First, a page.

Indigenous Thai Beef Cattle Breeding Scheme Incorporating Indirect Measures of Adaptation: Sensitivity to Changes in Heritabilities of and Genetic Correlations between Adaptation Traits

  • Kahi, A.K.;Graser, H.U.
    • Asian-Australasian Journal of Animal Sciences
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    • v.17 no.8
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    • pp.1039-1046
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    • 2004
  • A model Indigenous Thai beef cattle breeding structure consisting of nucleus, multiplier and commercial units was used to evaluate the effect of changes in heritabilities of and genetic correlations between adaptation traits on genetic gain and profitability. A breeding objective that incorporated adaptation was considered. Two scenarios for improving both the production and the adaptation of animals where also compared in terms of their genetic and economic efficiency. A base scenario was modelled where selection is for production traits and adaptation is assumed to be under the forces of natural selection. The second scenario (+Adaptation) included all the information available for base scenario with the addition of indirect measures of adaptation. These measures included tick count (TICK), faecal egg count (FEC) and rectal temperature (RECT). Therefore, the main difference between these scenarios was seen in the records available for use as selection criteria and hence the level of investments. Additional genetic gain and profitability was generated through incorporating indirect measures of adaptation as criteria measured in the breeding program. Unsurprisingly, the results were sensitive to the changes in heritabilities and genetic correlations between adaptation traits. However, there were more changes in the genetic gain and profitability of the breeding program when the genetic correlations of adaptation and its indirect measures were varied than when the correlations between these measures were. The changes in the magnitudes of the genetic gain and profit per cow stresses the importance of using reliable estimates of these traits in any breeding program.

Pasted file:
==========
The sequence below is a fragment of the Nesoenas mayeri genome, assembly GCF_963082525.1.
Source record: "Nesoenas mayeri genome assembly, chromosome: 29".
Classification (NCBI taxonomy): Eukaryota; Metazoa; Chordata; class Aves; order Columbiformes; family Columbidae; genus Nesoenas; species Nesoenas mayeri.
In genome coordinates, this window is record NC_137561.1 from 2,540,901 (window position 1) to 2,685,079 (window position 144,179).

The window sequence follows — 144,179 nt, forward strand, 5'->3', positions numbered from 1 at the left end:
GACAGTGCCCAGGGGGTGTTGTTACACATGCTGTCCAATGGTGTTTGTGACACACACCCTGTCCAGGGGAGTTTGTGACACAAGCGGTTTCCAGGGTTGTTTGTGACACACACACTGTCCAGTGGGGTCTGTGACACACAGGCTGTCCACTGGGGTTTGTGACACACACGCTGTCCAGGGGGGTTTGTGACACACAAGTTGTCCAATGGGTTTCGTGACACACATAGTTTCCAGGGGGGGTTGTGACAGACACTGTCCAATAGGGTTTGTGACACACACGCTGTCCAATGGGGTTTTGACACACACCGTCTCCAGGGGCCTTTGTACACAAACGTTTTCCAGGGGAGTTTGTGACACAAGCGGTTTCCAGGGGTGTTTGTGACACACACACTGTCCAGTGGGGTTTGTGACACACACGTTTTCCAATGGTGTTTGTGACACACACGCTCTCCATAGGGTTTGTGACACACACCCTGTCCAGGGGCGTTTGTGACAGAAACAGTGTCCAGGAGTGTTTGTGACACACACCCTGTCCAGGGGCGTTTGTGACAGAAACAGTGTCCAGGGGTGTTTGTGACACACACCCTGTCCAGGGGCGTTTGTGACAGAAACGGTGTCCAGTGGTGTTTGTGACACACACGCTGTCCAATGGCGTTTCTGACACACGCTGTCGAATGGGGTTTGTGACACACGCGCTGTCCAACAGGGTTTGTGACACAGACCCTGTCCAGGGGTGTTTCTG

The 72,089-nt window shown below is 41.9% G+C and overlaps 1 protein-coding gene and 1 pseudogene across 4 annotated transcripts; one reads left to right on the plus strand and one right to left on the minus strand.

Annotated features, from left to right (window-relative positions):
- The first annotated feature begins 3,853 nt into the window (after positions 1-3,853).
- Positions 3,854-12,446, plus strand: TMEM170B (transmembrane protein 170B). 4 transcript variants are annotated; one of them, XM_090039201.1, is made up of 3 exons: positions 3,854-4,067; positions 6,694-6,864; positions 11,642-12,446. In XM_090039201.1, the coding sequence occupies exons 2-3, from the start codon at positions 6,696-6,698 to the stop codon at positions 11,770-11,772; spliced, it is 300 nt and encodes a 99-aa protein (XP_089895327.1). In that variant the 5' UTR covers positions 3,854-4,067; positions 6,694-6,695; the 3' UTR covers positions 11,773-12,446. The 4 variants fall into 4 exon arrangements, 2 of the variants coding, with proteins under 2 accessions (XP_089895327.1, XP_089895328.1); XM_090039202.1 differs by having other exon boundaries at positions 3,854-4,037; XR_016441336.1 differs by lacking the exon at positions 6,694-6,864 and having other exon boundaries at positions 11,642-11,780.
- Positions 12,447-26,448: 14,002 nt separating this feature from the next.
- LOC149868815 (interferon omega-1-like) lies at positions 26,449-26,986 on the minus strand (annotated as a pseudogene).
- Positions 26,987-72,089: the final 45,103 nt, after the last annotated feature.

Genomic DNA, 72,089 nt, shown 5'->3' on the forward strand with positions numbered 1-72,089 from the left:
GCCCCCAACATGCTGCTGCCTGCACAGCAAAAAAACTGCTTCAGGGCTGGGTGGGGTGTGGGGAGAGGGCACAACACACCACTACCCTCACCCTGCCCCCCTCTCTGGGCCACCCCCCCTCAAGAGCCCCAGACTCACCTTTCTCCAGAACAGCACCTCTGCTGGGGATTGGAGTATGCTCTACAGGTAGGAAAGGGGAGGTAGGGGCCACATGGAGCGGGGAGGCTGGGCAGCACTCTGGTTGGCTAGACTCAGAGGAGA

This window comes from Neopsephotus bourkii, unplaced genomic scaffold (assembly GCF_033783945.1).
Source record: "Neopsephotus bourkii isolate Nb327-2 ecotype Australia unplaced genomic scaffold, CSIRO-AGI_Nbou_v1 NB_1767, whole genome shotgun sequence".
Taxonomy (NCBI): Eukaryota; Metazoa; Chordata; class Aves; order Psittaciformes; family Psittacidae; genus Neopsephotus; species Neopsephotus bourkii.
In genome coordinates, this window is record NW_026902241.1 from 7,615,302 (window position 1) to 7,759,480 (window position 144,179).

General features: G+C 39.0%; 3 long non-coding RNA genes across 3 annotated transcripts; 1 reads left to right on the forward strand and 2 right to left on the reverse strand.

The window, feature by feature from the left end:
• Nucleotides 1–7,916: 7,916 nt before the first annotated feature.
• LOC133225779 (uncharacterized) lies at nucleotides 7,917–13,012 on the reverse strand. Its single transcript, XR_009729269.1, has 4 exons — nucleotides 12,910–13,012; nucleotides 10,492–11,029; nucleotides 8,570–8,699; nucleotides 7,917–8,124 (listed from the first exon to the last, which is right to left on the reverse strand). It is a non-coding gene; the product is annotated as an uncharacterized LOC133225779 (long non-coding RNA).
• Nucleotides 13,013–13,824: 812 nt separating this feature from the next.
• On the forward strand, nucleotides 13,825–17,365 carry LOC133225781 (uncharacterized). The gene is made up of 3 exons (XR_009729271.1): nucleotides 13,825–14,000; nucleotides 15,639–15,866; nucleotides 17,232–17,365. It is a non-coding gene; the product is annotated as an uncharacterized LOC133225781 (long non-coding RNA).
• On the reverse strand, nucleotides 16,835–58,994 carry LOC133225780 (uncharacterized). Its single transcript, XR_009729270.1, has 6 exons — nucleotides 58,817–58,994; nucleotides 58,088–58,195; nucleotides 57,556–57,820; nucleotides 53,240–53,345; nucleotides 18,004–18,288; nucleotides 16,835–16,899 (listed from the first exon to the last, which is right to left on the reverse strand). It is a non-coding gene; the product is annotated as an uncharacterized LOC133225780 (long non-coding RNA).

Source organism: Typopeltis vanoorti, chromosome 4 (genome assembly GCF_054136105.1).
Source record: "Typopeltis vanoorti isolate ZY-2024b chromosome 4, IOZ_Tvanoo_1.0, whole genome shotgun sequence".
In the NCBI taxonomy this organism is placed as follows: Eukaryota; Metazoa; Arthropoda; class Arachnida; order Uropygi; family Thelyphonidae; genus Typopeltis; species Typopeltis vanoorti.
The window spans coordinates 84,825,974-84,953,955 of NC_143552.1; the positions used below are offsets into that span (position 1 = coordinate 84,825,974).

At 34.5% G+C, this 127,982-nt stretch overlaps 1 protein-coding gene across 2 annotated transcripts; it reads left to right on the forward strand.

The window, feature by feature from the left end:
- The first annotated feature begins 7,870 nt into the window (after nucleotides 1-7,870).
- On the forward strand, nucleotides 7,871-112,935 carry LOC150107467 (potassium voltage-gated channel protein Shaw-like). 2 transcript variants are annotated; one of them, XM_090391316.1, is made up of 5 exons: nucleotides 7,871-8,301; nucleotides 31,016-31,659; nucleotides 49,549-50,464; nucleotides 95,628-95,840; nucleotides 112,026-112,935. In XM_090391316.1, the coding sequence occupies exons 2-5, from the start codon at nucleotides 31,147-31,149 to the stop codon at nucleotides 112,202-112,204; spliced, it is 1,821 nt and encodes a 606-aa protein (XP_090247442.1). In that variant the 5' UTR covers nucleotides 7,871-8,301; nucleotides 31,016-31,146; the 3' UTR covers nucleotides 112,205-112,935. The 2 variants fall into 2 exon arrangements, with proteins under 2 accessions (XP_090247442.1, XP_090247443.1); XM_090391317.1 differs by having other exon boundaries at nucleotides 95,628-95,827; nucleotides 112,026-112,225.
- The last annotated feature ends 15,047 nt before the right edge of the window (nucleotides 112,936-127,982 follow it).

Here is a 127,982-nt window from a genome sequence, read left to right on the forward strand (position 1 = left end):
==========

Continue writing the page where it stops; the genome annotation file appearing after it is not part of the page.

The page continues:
Genetic and Phenotypic Parameter Estimates of Body Weight at Different Ages and Yearling Fleece Weight in Markhoz Goats

  • Rashidi, A.;Sheikahmadi, M.;Rostamzadeh, J.;Shrestha, J.N.B.
    • Asian-Australasian Journal of Animal Sciences
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    • v.21 no.10
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    • pp.1395-1403
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    • 2008
  • The objective of the present study was to estimate genetic parameters for economic traits in Markhoz goats. Data collected from 1993 to 2006 by the Markhoz goat Performance Testing Station in Sanandaj, Iran, were analyzed. The traits recorded as body weight performance at birth (BW), weaning (WW), six month (6MW), nine month (9MW), yearling (YW) and yearling fleece weight (YFW) were investigated. Least square analyses were used for estimation of environmental effects. Genetic parameters were estimated with single and multi trait analysis using restricted maximum likelihood (REML) procedures, under animal models. By ignoring or including maternal additive genetic effects and maternal permanent environmental effects, five different models were fitted for each trait. The effects of sex, type of birth, age of dam and year of birth on the all body weights were significant (p<0.01), but had no effects on YFW except year of birth. Age of kids had significant influences on WW and 6MW (p<0.01). A log likelihood ratio test was carried out for choosing the most suitable model for each trait. Total heritability estimates for YFW and growth traits varied from 0.16 for YFW and WW to 0.41 for YW. For all traits, maternal heritability was lower than direct heritability, ranging from 0.06 for BW to 0.01 for 6MW and 9MW. The magnitude of $c^2$ was more substantial for BW than the others, and relative importance was reduced from 0.12 for BW to 0.04 for 9MW. The direct additive genetic correlations estimates were positive and varied from 0.21 between BW-YW to 0.96 between WW-6MW. Direct additive genetic correlations between YFW and body weight traits were positive and ranged from 0.14 between BW-YFW to 0.67 between 6MW-YFW. For all traits, the corresponding estimates for phenotypic correlation were positive and lower than genetic correlations. The maternal additive genetic correlations between various traits were varied and ranged from -0.19 between 9MW-YFW to 0.96 between 6MW-9MW. The estimates of the maternal permanent environmental correlations between various traits were positive and ranged from 0.33 between WW-YFW to 0.93 between WW-6MW. Also, the environmental correlations between various traits ranged from 0.01 between BW-YFW and WW-YFW to 0.70 between 9MW-YW. Estimates of genetic parameters for various traits in this study confirm that selection should be applied on WW for genetic improvement in Markhoz goats.